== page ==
The larger question prompted by the jogger debate is whether the media should continue the voluntary practice of protecting rape victims' identity at all. Some say yes, some no. McBride, who has led discussions among rape victims and journalists, leans toward withholding victims' names, as do most journalists after hearing rape victims' remarks.
I love debates among journalists about what best serves the public, especially when journalists themselves become the arbiters of what is just and fair.
Debating whether to publish the name of a person who has been assaulted in the most intimate way feels like the privileged quandary of the unraped.
No, I haven't been raped, unless one subscribes to the all-sex-is-rape school of feminist hysteria. But I know people who have, one of whom -"Mary" -has this to say about whether to publish victims' names: "Hell no."
"Never under any circumstances should the rape victim's name be published without her permission."
That seems clear enough. Reasonable. And consummately fair to someone who already has suffered enough pain and humiliation. Mary, for the record, was raped in her home at knifepoint by a stranger who climbed in an upstairs window while Mary's husband was working late.
One of the arguments in favor of publishing victims' names is that withholding identity further stigmatizes rather than protects victims. While editor of the Des Moines Register several years ago, Geneva Overholser urged rape victims to come forward.
"As long as rape is deemed unspeakable," she wrote, "public outrage will be muted as well." The paper won a Pulitzer in 1991 for its series about the rape of an Iowa woman that used the woman's name and photograph.
As for coming forward, Mary says more power to women who are comfortable going public with something that put Mary in therapy for years. "I'm sure that's empowering to some," she says. "But my best way to survive emotionally was to move on."
Indeed, Mary never prosecuted because her attacker, whom she identified in a police lineup, was put behind bars for armed robbery and kidnapping. She might have decided otherwise, she says, were he still on the streets and a danger to others.
Bottom line: "I didn't want my identity always to be that of victim. I didn't want people to see me and have their first thought be, `Oh that poor dear, she was raped, you know.'"
Whether one agrees with Mary's decision, it was inarguably hers to make. To think that some reporter or editor should parse another's intimate pain is the definition of adding insult to injury.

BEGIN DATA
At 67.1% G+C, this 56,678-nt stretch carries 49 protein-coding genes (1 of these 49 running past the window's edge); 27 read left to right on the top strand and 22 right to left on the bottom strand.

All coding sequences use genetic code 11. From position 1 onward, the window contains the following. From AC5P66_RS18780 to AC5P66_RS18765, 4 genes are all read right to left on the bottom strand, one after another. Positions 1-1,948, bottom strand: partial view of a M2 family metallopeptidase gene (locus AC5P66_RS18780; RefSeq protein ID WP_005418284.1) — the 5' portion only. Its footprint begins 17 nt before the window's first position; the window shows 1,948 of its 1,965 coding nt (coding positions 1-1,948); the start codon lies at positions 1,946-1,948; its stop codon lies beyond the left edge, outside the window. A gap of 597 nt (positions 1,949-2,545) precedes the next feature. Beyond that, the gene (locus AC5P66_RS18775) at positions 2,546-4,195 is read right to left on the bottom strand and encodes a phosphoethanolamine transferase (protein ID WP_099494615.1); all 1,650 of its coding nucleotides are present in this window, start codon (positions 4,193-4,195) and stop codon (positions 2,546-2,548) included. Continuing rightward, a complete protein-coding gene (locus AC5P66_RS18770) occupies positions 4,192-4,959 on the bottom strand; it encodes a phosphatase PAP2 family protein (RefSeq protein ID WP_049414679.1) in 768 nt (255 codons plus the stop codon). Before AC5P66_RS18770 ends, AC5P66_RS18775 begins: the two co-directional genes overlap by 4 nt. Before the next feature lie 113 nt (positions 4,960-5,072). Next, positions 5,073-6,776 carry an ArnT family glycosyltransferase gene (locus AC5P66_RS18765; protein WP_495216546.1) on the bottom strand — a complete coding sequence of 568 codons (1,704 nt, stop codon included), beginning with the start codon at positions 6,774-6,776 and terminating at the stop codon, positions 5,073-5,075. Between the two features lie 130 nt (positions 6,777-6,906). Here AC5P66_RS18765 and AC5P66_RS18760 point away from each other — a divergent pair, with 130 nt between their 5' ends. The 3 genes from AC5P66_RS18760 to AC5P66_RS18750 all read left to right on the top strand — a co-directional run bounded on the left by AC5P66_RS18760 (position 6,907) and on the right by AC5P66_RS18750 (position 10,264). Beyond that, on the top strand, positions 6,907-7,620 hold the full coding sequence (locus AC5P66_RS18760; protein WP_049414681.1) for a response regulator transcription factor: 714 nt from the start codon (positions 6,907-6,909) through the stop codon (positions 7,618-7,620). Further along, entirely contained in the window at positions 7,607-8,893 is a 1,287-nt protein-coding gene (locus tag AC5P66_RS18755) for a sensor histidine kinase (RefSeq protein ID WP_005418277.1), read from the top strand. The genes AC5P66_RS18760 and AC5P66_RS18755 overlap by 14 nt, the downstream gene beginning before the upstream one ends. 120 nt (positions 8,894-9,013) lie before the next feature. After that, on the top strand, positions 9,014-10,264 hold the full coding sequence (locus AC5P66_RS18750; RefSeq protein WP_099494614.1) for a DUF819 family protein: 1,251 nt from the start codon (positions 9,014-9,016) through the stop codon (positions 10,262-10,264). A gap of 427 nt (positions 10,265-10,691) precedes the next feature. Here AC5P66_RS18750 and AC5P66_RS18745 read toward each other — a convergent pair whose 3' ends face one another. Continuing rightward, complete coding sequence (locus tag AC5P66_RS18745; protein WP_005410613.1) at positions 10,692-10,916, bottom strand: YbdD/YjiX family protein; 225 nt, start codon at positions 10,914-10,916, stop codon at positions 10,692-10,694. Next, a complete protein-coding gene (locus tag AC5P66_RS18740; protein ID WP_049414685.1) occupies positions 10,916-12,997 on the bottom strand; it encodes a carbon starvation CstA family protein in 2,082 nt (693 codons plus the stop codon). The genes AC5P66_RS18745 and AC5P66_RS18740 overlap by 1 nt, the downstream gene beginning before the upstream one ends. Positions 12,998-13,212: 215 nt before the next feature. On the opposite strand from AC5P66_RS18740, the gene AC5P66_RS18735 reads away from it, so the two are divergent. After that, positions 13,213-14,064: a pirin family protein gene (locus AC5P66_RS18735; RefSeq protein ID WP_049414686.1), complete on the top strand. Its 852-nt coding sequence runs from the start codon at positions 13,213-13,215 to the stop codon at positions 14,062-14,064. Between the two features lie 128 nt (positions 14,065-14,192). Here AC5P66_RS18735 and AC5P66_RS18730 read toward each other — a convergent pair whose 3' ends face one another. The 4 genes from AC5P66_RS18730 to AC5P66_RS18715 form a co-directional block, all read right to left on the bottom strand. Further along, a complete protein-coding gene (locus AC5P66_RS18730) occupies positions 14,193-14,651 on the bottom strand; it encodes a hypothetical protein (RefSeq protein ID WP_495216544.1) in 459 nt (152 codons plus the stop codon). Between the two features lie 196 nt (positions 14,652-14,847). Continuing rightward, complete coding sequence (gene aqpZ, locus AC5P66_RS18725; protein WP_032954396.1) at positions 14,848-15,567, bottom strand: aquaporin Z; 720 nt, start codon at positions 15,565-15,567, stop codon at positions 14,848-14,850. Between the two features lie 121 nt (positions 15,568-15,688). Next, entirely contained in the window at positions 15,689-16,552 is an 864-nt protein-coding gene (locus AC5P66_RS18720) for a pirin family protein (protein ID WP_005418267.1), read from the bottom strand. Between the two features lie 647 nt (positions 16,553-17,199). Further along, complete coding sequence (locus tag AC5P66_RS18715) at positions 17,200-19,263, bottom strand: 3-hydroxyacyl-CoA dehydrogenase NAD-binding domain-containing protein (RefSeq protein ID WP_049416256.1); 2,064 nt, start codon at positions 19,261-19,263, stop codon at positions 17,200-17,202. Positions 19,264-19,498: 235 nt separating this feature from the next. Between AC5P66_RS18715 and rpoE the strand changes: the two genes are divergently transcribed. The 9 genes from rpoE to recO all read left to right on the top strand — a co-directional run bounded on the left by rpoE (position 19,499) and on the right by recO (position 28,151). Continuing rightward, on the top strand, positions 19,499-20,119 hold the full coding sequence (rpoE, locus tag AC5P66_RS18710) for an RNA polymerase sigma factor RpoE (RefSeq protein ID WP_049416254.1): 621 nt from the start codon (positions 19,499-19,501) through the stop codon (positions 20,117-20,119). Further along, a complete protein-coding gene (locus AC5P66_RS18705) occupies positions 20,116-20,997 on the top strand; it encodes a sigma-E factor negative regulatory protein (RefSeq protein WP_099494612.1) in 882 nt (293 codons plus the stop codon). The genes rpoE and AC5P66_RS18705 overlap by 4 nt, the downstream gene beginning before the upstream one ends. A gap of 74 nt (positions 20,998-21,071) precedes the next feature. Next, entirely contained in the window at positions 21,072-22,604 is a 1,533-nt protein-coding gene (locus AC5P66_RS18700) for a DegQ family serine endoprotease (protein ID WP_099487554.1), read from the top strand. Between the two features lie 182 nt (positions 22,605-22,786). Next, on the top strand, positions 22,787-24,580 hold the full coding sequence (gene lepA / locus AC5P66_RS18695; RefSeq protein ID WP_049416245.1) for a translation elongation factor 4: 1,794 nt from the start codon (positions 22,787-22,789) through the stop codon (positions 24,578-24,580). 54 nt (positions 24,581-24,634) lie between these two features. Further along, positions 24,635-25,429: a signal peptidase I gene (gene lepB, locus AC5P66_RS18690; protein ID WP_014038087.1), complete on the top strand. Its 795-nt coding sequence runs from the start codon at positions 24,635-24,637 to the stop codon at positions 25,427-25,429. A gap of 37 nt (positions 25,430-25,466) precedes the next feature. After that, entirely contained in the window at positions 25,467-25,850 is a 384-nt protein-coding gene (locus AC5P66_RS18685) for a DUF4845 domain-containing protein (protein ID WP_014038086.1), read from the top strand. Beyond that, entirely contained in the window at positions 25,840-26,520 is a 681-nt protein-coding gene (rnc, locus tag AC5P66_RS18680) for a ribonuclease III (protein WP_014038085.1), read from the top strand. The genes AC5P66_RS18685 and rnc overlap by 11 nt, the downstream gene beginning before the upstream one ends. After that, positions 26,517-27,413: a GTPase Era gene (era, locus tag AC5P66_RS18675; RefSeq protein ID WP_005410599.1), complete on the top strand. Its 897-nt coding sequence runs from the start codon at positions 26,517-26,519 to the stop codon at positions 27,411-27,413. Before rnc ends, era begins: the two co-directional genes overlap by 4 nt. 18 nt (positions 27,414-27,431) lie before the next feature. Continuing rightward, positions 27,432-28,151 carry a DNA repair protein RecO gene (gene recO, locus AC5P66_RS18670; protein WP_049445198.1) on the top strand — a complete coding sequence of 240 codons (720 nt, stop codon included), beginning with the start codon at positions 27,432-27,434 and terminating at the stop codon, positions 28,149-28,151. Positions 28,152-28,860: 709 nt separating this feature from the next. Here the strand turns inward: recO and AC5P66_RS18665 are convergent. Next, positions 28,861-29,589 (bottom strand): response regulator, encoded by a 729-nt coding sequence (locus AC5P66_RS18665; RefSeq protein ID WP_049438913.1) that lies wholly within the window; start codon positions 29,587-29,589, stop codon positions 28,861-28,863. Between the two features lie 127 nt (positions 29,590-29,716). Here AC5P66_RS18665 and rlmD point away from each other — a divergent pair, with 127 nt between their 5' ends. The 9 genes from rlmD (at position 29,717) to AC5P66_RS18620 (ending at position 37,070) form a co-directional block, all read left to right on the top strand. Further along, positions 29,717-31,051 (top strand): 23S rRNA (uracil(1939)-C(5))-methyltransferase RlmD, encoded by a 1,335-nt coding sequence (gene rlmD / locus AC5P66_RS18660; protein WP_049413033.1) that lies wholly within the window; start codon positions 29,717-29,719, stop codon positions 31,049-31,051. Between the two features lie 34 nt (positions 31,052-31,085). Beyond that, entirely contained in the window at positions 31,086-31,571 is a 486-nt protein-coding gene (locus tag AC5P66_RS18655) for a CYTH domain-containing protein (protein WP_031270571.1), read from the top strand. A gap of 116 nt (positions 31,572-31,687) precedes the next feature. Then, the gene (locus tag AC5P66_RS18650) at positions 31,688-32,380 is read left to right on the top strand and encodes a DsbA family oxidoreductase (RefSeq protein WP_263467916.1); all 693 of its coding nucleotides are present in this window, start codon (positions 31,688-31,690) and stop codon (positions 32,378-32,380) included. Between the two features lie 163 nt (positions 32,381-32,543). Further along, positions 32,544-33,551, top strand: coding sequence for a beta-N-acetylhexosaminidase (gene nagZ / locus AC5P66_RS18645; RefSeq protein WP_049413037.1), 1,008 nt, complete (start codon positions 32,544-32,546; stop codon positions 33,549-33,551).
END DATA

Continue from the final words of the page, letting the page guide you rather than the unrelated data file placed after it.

That said, I am sympathetic to arguments that those accused of rape are publicly smeared before guilt is established. As the definition of rape gets looser and looser ("I drank a glass of wine, I couldn't have consented!"), the likelihood of dubious claims increases, while men's lives and reputations become ever more vulnerable.
The obvious solution is simple and protects everyone: Don't publish anyone's name in rape cases. If and when the accused is found guilty, his name hits the papers. Otherwise, it's his word against hers and -this may sound vaguely familiar -he's innocent until proven guilty.
As for the Central Park Jogger, the media ought to leave the woman alone and let her tell her own story. So she makes some money off her nightmare. Who loses? If movie reviewers can withhold the ending of a suspense movie such as "The Sixth Sense," surely Journalism can skip a scoop out of pure gamesmanship if nothing else.
The Central Park Jogger's memoir, due to be published in April, has journalists once again debating the media's practice of protecting rape victims' identities.
The immediate question is: Should the media continue to protect the privacy of the jogger, given that she is about to reveal her identity in the book? As a privacy issue, the question seems moot, as Allan Wolper argues in Editor and Publisher, an industry magazine.
Wolper makes the reasonable case that book publishers are manipulating the media by keeping the jogger's name mum prior to the book's debut in order to enhance sales. The story of the jogger's brutal rape and beating, in which she lost two-thirds of her blood and was left for dead, "was about a vicious sexual assault," writes Wolper.
"This one is about marketing the victim of that assault. It is about abusing the practice the media use to protect victims."
On the other side of the debate is Kelly McBride, an ethics faculty member of the Poynter Institute, a journalism school. "It smacks of hypocrisy to go after her just because she is making money off her story," says McBride in an online essay at